Quantum Information Science, Optical Metrology Stand to Gain From Yale’s Speckle Pattern Memory

Producing Memory from Speckle Patterns

A team of researchers has developed a way to significantly increase the memory of speckle patterns, the very complex patterns that result from shining a laser light onto an opaque sheet, such as paper, biological tissue, or fog.

The method, developed by researchers from Yale, Bilkent University, National Nanotechnology Research Center (UNAM), Vienna University of Technology, and the University of Southern California, has potential applications for such fields as biomedical imaging, optical metrology, and quantum information science. The results are published in Physical Review X.

Speckle patterns can be compared to what happens when many drops of water fall on the surface of a puddle at the same time, resulting in a wave pattern that quickly becomes very complex. The speckle patterns created from light have a certain ‘memory,’ which researchers had previously used to develop a method for visualizing objects hidden behind an opaque layer. The method involves passing light through an opaque layer (such as a wall) to create a speckled light pattern behind the layer. Although it gives the impression of being completely random (see figure 1), the speckled pattern contains certain correlations, resulting in an “angular memory” – that is, tilting the incident laser beam on the opaque layer surface with a small angle yields the same transmitted speckle pattern but with an angular tilt (see figure 2). The direction and angle of this tilt behind the opaque layer are the same as the tilt direction and angle at the input.

With this new study, though, it is now possible that the speckle pattern formed on the back can be tilted in any desired direction, regardless of the tilt angle and direction of laser light on the opaque surface. The core ingredient of the new method is the “transmission matrix” of the opaque layer, which gives the relationship between the laser light on the opaque surface and the laser light passing behind it. Using the experimentally determined transmission matrix, laser light on the surface is spatially shaped using a device known as a spatial light modulator. This spatially shaped light customizes the angular memory effect, allowing the transmitted speckle to behave as desired.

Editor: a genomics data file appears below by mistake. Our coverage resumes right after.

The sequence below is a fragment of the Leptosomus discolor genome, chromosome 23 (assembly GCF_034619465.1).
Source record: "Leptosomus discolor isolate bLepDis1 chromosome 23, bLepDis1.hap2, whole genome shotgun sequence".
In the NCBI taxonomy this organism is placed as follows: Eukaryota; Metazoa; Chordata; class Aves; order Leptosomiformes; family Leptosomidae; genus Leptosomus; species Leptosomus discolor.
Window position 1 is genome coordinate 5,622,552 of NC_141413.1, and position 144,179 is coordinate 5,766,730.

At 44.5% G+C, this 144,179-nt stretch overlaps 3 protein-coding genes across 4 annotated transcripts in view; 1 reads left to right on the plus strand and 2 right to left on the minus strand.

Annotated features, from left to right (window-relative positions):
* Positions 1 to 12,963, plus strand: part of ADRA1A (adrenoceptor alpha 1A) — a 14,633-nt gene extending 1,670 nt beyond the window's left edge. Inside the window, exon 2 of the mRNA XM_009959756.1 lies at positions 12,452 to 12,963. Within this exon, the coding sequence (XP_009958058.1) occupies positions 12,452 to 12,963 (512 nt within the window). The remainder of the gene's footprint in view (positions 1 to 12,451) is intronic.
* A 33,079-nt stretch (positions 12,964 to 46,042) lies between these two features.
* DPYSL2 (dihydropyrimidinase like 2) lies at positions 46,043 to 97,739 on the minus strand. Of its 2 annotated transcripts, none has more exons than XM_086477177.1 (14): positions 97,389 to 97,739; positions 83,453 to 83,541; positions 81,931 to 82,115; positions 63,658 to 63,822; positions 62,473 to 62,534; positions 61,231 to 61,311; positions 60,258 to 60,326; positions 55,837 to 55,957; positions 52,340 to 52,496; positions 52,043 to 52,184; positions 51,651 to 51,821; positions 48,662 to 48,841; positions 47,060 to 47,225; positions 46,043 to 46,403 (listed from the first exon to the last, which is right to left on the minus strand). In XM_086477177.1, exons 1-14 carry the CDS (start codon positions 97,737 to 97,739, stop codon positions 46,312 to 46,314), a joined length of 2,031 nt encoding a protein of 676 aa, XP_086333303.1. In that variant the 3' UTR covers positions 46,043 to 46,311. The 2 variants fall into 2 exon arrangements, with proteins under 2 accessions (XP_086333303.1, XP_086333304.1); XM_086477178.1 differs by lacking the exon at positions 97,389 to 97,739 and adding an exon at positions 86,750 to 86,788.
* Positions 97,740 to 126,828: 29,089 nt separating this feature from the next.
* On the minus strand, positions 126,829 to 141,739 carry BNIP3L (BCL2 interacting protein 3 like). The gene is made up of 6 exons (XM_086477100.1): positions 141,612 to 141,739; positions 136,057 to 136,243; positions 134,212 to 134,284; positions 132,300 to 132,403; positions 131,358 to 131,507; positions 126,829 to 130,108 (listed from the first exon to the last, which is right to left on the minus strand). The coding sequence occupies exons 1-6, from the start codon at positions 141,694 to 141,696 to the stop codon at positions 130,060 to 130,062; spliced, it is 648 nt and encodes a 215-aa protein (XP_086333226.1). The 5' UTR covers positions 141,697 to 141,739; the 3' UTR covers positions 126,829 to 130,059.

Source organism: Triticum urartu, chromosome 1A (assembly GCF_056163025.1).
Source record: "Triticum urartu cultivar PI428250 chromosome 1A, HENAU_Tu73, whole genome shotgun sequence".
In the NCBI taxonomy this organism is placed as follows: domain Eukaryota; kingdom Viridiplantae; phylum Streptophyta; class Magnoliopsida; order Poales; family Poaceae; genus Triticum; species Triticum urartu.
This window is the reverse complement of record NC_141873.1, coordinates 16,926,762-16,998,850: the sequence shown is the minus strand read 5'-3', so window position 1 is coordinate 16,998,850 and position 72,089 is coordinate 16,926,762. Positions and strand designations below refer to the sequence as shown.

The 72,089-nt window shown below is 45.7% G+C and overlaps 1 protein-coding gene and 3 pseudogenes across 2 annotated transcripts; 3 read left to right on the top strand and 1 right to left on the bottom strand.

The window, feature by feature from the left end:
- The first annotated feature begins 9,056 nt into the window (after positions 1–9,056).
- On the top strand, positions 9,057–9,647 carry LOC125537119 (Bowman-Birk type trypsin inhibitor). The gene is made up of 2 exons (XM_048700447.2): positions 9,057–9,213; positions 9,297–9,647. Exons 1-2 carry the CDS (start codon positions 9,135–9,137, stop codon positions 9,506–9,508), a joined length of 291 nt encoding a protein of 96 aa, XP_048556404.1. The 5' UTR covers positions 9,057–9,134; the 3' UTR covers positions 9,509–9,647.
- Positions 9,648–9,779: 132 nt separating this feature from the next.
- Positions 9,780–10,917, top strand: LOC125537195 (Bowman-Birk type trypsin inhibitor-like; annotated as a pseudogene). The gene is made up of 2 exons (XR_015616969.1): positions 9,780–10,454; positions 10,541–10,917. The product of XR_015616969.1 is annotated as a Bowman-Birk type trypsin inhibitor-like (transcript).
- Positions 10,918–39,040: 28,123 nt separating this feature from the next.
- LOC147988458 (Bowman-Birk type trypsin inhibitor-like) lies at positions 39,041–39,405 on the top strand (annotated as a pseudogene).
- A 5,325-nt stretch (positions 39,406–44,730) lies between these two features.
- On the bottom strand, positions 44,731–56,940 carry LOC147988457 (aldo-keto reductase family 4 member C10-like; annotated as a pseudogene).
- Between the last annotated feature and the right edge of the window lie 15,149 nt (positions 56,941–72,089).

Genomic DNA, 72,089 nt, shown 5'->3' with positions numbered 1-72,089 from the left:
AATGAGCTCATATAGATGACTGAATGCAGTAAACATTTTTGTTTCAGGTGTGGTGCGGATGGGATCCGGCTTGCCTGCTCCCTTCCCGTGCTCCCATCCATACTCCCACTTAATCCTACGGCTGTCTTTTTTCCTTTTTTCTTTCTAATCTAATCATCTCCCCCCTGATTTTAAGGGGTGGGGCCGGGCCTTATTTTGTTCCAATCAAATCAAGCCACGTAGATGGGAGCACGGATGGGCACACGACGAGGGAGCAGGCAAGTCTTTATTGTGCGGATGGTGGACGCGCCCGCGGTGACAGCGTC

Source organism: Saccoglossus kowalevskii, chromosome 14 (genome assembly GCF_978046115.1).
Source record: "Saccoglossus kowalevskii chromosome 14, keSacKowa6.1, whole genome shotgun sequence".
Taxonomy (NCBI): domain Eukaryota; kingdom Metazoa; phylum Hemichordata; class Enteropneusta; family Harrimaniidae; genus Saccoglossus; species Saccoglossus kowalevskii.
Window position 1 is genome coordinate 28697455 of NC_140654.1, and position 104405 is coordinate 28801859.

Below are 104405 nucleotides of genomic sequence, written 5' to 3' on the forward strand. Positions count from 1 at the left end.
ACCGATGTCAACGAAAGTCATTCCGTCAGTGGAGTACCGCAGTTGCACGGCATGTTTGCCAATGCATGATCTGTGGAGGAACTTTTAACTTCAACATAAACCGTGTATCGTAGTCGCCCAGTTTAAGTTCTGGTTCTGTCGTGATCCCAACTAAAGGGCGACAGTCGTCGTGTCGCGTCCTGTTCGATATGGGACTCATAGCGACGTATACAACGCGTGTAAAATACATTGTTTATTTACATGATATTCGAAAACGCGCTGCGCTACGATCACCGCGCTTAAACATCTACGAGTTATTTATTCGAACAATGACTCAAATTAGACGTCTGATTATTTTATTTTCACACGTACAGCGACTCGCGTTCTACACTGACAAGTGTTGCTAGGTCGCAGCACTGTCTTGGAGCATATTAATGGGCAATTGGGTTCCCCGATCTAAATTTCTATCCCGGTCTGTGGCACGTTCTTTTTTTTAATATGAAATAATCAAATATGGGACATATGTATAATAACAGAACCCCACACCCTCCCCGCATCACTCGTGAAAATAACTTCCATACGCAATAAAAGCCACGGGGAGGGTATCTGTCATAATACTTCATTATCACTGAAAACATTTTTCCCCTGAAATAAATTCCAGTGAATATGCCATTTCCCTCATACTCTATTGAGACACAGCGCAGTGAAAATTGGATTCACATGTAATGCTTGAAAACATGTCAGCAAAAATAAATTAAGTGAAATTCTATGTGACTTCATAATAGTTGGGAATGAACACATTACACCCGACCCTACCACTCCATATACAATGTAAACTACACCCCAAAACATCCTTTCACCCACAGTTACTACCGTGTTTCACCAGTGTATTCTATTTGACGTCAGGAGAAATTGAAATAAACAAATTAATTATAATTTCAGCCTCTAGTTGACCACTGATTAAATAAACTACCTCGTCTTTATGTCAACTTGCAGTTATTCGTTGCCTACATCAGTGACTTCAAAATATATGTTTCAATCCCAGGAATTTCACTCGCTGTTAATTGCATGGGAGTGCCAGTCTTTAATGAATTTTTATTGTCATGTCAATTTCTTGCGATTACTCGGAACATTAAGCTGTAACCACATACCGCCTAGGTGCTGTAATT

It was previously believed that the angular memory effect is a physical feature of the opaque material. By that thinking, the performance of the imaging methods using this memory effect would be limited by the physical properties of the material.

“In our study, though, we have shown that this view is much too pessimistic,” said the study’s lead author, Hasan Yilmaz, assistant professor at Bilkent University, UNAM. “The angular memory of the light waves passing through the opaque layer can be modified independently of the physical properties of the opaque material, by controlling the shape of the incident light.” 

It’s a breakthrough that opens up new possibilities for the technology. 

“Our method has the promising feature that it can also be used for different memory effects in other complex systems such as optical fibers and chaotic systems,” said the study’s senior author, Hui Cao, the John C. Malone Professor of Applied Physics, Professor of Physics, and Professor of Electrical Engineering.

Prof. Stefan Rotter from Vienna University of Technology in Austria noted that the results nicely demonstrate the power of spatially shaping light waves.

“Moreover, they also raise a multitude of follow-up questions, such as whether the memory effect in the transmitted output speckle pattern also has interesting consequences for the light fields inside the opaque medium,” he said.

Another application of the new method is in quantum information science. Previously, researchers demonstrated that the angular memory effect is present also for quantum light through scattering media. Using the new method, quantum angular correlations of entangled photons that are scattered through a complex medium can be customized. Such freedom of modifying quantum correlations will have applications in quantum imaging and metrology.

Source:  Yale University.  Yale School of Engineering & Applied Science,  Producing Memory from Speckle Patterns…

Content may have been edited for style and clarity.

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